Dressage pointers and horseback a-ha moments

Today’s Guest Post is from Jennifer Walker, author of Bubba Goes National and the other Riders of Green Meadow books. This post is part of her blog tour for her new release, Bubba to the Rescue. 

Bubba to the Rescue book tour

Bubba to the Rescue

Haven’t I Told You That?

The thing about riding horses, and I think this is particularly true when it comes to dressage, is that there are approximately a  half a million things a rider has to master and think about at any one time while riding. Every part of your body is doing something different, and every part of your horse’s body is doing something different, and somehow you’re supposed to coordinate it all and ride circles and shoulder-ins and flying changes and the like all at the same time. Oh, and don’t forget the half halts!

Dressage horse, umbrella, rain

Dressage spectator, from Flickr of Douglas J O'Brien

The point is, there’s a lot to learn and remember. The frustrating thing is that no matter how many times my trainer tells me something, like to shorten my reins and move my hands forward, I just keep slipping back into my bad habits. Next thing you know, my hands are attached to my stomach and my horse is curled up behind the bit. Why do I do that?

The funny part about this is that if I take a lesson from someone else or get a critique on a photo or video, someone will tell me the exact same thing and suddenly it will click. I’ll go back and tell my trainer, “So and so told me to shorten my reins and move my hands forward!” and she’ll say, “Haven’t I told you that?”

I’m helping out a young rider at my boarding stable, letting her ride my horse and giving her some pointers. I’ll tell her things like opening the outside rein and pushing the horse over to the wall with her inside leg, and she’ll say, “Oh! OK!” like it’s a new thing. Then her mom pipes up with, “Haven’t I told you that?”

I guess it’s a pretty universal thing. I’ve done a lot of teaching in different venues on different topics, and it never fails. Either someone tells me that they’d heard such-and-such before and never understood it until I explained it, or I explain something in as many different ways as I can and they still don’t get it, but go to someone else and it clicks right away. What can you do?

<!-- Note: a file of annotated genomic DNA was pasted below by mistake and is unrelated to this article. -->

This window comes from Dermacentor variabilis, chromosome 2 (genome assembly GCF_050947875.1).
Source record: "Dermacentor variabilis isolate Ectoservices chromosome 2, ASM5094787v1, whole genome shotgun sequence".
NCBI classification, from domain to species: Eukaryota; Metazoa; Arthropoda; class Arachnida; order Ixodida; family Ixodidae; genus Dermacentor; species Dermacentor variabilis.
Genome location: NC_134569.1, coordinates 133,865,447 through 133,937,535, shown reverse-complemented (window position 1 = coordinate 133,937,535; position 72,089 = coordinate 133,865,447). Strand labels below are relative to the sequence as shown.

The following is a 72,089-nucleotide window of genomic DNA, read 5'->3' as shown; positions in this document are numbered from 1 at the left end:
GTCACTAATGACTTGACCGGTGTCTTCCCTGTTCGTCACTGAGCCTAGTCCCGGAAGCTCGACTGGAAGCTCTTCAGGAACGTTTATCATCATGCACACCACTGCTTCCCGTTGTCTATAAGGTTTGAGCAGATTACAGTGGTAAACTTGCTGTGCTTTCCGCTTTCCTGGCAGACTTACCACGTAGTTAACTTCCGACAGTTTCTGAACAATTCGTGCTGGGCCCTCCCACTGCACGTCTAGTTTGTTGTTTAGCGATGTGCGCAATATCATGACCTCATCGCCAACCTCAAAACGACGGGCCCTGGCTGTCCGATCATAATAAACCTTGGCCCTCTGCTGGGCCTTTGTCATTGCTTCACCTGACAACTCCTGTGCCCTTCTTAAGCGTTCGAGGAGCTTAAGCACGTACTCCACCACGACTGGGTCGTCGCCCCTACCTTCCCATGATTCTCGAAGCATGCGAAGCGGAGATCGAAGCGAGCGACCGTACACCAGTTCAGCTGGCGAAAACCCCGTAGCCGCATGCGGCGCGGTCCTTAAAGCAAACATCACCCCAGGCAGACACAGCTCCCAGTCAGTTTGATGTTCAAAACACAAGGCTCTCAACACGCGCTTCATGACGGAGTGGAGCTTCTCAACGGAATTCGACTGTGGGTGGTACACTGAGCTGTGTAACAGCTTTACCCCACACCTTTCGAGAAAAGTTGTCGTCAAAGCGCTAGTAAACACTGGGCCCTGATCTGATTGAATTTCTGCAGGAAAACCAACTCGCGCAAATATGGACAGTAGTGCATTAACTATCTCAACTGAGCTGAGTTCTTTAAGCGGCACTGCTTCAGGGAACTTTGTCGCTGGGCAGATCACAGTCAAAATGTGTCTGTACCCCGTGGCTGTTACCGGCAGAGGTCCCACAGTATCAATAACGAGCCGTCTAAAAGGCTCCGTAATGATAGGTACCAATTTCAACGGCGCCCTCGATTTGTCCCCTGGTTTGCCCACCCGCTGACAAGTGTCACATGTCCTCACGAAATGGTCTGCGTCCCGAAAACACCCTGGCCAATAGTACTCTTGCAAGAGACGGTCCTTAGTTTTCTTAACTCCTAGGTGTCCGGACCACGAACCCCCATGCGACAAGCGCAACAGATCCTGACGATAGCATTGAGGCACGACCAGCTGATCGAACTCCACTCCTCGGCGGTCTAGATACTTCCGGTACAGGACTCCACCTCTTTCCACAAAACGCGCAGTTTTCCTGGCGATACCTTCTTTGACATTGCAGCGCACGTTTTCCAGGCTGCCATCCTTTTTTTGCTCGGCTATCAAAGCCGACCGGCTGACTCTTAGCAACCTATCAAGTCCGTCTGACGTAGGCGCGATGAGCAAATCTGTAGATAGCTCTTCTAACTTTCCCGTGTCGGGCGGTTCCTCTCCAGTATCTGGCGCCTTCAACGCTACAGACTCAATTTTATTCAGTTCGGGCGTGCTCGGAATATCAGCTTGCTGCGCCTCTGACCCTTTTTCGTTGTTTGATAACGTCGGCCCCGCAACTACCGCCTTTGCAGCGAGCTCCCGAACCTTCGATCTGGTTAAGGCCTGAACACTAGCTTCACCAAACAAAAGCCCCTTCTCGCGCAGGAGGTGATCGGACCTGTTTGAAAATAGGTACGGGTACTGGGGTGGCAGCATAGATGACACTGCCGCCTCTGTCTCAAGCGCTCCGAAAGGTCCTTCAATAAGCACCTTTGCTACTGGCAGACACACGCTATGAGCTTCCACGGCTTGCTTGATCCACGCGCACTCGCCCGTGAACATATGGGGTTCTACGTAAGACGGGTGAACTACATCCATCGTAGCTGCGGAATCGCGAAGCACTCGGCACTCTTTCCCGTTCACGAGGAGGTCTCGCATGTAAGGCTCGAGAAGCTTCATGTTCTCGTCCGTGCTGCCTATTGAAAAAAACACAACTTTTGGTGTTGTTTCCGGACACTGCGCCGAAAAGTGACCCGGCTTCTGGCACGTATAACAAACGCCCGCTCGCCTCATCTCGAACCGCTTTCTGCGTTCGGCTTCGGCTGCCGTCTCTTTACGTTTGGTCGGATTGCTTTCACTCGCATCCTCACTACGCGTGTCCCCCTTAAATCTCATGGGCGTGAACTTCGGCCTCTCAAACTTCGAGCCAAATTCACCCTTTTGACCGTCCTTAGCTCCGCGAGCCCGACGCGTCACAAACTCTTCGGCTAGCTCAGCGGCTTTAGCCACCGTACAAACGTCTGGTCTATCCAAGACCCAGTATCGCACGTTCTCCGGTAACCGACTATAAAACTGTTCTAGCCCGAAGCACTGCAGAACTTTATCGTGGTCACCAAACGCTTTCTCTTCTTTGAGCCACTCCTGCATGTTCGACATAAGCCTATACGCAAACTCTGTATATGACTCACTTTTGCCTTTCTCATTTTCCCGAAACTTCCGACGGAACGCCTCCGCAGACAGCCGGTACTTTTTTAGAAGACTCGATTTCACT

It just goes to show you, learning any skill isn’t easy, especially if you want to rise to the highest levels. Whether it’s because different teachers have different explanations for the same topics, or because you just need a concept drilled into your head over and over and over and over again before it finally sinks in, you never stop learning…and you’d be surprised how much you can learn from just about anyone.

Jennifer Walker

Jennifer Walker is a freelance writer, editor, and novelist living in Northern California. 

Her two books, Bubba Goes National and Bubba to the Rescue, are both available in print or digital editions from www.twintrinitybooks.com and other online retailers. Bubba Goes National was reviewed at this site for Sunday Book Reviews: Read the review!

Find out more about Jennifer and her work at www.authorjennwalker.com.


Bubba to the Rescue: 

Bubba to the Rescue at Amazon



Filed under Dressage

4 responses to “Dressage pointers and horseback a-ha moments

  1. This resonates so strongly with me because I’ve recently switched instructors and barns, and it’s like the whole thing is new.
    Like you, I get the same critiques. I’ve been told I ride *like a jockey* by both.
    What’s different is that my new trainer has a way of articulating what I should be doing, very, very clearly. To me, this is key. Even if trainers are all saying the same thing, when one has the gift of being able to convey, precisely, what you should be doing, it’s eye opening!

  2. I have had the same experience on both sides of the coin–teaching and being taught–but most recently as the student. Oh, and definitely as a parent!

    The last instruction I had (at a clinic), however, brought everything down to some key, simple basic things that work and allow us to move to the next step. Each thing builds on the thing before and going backwards merely reinforces what you’re working towards.

    Rather than picking at me for slumping to one side or rolling forward, I got one simple thing to think about — “The rest will fall into place,” she said. And it did.

    Great post, Jennifer! I’m also in Northern CA. Maybe you can help me convince Natalie to visit one of these days.

  3. Yeah, I get that. With my son, it’s the same – sometimes it’s not what’s being taught but how it’s being taught, and sometimes where you are when you’re being taught. Like, you get more knowledge and that makes the knowledge feel different to you. Anyway, great write-up!

    And to the commenters, don’t forget to check out Jennifer’s books. They are really great horsey books for middle-grade, young adult and adult readers alike. I loved them!

    Love and stuff,

  4. Thank you for the comments! I had hoped my post would resonate with a reader or two. 🙂